Recent conversation about racism with my teenage son prompted me to write this article. Thanks to The HuffandPuff Post for publishing it.
The conversation started with us both agreeing that racism is bad. Phew… He is not a racist. Than things became more complicated and I could not escape a feeling that school does not go any further than just saying that racism is bad. There is no critical analysis offered on definition of racism, roots and causes and, of course, solutions.
Firstly, in our very enlightening conversation, we tried to define racism. I found that my definition was different to that of my son, or, rather, what school taught him.
I offered a simple definition: Racism is ostracizing, ridiculing, persecuting or discrimination of someone on a basis of his / her race or ethnicity – genetic human features that cannot be changes or chosen. Discussion of the roots, causes and consequences of racism is not racism.
The conversation drifted to crime statistics in USA and…. then I realized that we are raising ostriches, yes, the birds that bury their heads in sand with the first sign of danger.
I mentioned that African Americans are over represented in crime statistics. That caused my son, a gentle soul, no doubt, jump. O, my God, Dad – this is such a racist thing to say! Whites, Latino and black all commit crimes and bringing up the statistics like that is plain racist!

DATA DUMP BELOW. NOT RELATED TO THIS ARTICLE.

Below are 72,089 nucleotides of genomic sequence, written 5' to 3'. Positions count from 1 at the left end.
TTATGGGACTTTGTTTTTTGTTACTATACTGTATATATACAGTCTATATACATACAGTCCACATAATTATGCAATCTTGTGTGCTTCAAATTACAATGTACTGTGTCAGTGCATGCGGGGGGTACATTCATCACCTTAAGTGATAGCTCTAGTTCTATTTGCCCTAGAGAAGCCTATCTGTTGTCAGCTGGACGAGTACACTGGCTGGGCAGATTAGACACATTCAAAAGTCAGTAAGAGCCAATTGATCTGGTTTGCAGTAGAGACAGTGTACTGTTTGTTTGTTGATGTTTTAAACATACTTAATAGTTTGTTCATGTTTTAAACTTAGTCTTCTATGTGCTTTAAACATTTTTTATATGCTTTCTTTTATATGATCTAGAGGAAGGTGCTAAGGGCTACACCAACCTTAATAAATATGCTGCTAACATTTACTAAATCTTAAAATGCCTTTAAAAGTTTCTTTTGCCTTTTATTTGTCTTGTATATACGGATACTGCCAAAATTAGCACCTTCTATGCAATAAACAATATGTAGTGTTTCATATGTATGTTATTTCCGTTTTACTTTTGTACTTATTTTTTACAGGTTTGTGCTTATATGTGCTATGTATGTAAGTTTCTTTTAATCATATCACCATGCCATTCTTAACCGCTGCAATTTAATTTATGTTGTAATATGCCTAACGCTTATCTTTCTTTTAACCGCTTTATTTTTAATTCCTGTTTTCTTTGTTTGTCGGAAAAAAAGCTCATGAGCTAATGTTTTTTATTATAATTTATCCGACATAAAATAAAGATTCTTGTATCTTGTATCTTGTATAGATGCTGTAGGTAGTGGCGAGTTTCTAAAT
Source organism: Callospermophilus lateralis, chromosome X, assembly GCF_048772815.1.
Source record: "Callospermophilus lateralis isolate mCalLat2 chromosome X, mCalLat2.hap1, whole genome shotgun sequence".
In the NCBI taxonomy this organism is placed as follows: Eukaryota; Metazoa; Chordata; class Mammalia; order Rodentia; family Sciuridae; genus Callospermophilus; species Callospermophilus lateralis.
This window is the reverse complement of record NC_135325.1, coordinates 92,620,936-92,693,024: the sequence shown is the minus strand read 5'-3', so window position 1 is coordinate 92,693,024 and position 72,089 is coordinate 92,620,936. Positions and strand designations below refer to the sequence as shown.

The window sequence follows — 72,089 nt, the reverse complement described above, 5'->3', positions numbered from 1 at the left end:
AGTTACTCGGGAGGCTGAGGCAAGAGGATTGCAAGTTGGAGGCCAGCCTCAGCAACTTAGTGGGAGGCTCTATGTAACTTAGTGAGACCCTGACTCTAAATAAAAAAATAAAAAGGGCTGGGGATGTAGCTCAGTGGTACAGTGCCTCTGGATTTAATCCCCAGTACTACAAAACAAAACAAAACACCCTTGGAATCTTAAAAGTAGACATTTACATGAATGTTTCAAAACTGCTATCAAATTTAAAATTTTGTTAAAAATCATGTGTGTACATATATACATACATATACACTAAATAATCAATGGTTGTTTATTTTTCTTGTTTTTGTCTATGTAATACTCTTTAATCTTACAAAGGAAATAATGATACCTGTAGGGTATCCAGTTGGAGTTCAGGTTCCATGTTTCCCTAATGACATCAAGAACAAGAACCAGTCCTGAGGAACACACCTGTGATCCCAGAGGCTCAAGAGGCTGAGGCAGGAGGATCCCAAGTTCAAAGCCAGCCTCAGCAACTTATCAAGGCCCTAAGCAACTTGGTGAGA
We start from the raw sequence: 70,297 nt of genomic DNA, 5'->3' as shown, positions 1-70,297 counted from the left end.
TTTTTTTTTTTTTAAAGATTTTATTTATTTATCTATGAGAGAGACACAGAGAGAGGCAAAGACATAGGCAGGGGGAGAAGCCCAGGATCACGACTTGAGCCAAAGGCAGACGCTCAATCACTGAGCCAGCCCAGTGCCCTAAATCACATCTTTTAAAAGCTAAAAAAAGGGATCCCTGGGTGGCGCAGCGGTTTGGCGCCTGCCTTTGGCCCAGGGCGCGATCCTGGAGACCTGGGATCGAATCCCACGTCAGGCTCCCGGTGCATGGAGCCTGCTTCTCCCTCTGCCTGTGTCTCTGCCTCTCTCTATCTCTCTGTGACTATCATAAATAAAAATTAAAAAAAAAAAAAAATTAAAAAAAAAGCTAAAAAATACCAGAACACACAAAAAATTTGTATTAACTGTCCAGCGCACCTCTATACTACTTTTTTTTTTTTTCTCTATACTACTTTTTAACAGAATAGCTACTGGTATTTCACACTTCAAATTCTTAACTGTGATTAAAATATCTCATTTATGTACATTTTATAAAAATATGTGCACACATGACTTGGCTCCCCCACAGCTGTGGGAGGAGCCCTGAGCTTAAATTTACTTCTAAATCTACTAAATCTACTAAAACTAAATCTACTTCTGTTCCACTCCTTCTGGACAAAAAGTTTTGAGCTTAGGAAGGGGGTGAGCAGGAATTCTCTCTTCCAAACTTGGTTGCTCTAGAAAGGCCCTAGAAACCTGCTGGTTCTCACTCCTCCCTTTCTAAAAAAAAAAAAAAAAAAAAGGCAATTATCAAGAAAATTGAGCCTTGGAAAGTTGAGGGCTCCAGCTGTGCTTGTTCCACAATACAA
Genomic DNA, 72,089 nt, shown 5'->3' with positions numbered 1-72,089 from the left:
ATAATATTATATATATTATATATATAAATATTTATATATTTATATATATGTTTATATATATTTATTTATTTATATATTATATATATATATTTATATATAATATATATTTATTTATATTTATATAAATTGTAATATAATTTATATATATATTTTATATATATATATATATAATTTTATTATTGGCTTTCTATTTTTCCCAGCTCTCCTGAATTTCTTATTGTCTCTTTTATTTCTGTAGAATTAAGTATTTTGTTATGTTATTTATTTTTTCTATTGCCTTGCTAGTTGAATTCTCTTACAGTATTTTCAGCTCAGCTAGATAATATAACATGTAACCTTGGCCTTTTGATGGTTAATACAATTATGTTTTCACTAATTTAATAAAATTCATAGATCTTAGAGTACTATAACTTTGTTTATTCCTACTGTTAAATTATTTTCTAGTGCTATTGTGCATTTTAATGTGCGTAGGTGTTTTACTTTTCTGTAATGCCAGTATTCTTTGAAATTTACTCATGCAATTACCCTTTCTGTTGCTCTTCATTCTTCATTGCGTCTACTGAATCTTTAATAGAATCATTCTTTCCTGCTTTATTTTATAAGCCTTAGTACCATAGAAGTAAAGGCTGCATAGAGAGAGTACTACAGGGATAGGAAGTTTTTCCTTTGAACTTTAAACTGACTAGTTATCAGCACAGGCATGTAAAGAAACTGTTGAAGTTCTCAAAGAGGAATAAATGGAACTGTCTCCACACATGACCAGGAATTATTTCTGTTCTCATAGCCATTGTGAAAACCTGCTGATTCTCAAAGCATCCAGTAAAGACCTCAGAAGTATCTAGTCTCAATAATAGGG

I thought, steady boy, proceed to explaining yourself before he start thinking that his dad is a KKK member. I explained that African Americans suffered centuries of slavery, oppression and all sorts of bad treatment. That impeded their opportunities, access to education etc. That, inevitably, make a class of people prone to higher crime rates. Importantly, we should not hush those things up but think of how inequalities can be rectified in a constructive respectful manner.
There are populations around the world that earned my respect by turning from the most oppressed into most advanced. Israel is the perfect example. Israelis said – we turn ourselves into the most educated, most technologically advanced people in the world – and they did.
Look at African Americans – in every music channel rappers promote the whole class of people as some criminal “Bros”. The culture of victimhood is in everyday’s mindset. That needs to be resolved, so African Americans enjoyed the same living standards, access to education as anybody else.
Thank God, my son agreed that statistics cannot be racist – statistics are facts that must prompt, firstly, a constructive open discussion and, secondly, identify actions to be taken to address social wrongs.
My question is to schools. Why and who promotes the views that it is racist to mention inequalities?